The impact of aspects of education [level and type] on corruption in Zimbabwe
Zimbabwe spends much of its budget allocation on education, yet the nation faces high levels of public sector corruption, raising the question of whether corruption is immune to education. Corruption is detrimental to development and societal growth whilst education, through human development, is supposed to aid growth. Therefore, there is every need to assess whether corruption, maybe through the educational process itself, and the products it produces, is dampening the potential returns to education in Zimbabwe. This paper explores the research question: What is the impact of different aspects of education [level and type] on corruption among public service sector officials in Zimbabwe? Identifying these relationships assists policymakers to make decisions appropriate for developing ethical leaders through education and for sustainable development. The study employed a qualitative research method to assess views and experiences on the education and corruption nexus. Public sector officials in the Higher and Tertiary Education and Finance and Economic Development sectors were engaged via interviews, after purposive and snowball sampling had been administered. The results show that there is a relationship between education type and level with perceptions of education impacting corruption. This impact is evident in the following deficiencies; there are no ethics or value-based teachings in the educational curriculum, people are generally losing morals, ethics are not taught at a lower education level and the economic challenges become an enabler of corruption. The recommendations include a remodeling of the Zimbabwean academic curriculum to incorporate ethics or value teachings and mandatory anti-corruption courses at universities.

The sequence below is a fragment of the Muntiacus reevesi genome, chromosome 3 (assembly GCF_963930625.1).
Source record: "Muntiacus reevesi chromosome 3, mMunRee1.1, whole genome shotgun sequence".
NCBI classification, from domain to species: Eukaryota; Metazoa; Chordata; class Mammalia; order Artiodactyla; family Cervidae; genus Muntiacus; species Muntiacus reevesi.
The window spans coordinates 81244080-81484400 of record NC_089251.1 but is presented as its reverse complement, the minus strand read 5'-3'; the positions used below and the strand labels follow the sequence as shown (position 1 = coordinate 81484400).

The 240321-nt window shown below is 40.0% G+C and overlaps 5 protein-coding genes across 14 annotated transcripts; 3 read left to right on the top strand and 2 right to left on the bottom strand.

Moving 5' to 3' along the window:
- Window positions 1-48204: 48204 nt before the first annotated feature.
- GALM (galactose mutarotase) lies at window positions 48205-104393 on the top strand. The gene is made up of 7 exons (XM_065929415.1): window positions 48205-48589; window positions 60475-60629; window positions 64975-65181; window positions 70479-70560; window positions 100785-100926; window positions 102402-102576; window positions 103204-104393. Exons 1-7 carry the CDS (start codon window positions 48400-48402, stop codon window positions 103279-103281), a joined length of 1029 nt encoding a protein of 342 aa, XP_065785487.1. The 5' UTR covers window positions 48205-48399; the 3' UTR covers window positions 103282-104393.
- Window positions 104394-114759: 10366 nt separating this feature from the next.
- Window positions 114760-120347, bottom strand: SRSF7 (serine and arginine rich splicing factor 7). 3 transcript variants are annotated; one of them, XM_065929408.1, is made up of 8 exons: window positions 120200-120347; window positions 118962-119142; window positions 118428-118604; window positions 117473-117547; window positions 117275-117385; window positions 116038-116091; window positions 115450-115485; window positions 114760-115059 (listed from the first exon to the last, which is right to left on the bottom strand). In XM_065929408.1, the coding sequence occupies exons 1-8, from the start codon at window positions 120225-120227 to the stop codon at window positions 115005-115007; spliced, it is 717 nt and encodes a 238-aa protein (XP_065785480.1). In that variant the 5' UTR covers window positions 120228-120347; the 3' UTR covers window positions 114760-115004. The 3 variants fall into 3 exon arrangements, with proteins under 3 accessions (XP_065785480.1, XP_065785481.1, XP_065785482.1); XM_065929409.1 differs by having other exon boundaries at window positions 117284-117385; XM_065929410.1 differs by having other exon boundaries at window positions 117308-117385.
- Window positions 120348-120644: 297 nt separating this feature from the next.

Undergraduate thesis submitted to the Department of Business Administration, Ashesi University, in partial fulfillment of Bachelor of Science degree in Business Administration, May 2020
corruption perception, Zimbabwe, public sector, ethical values, values-based training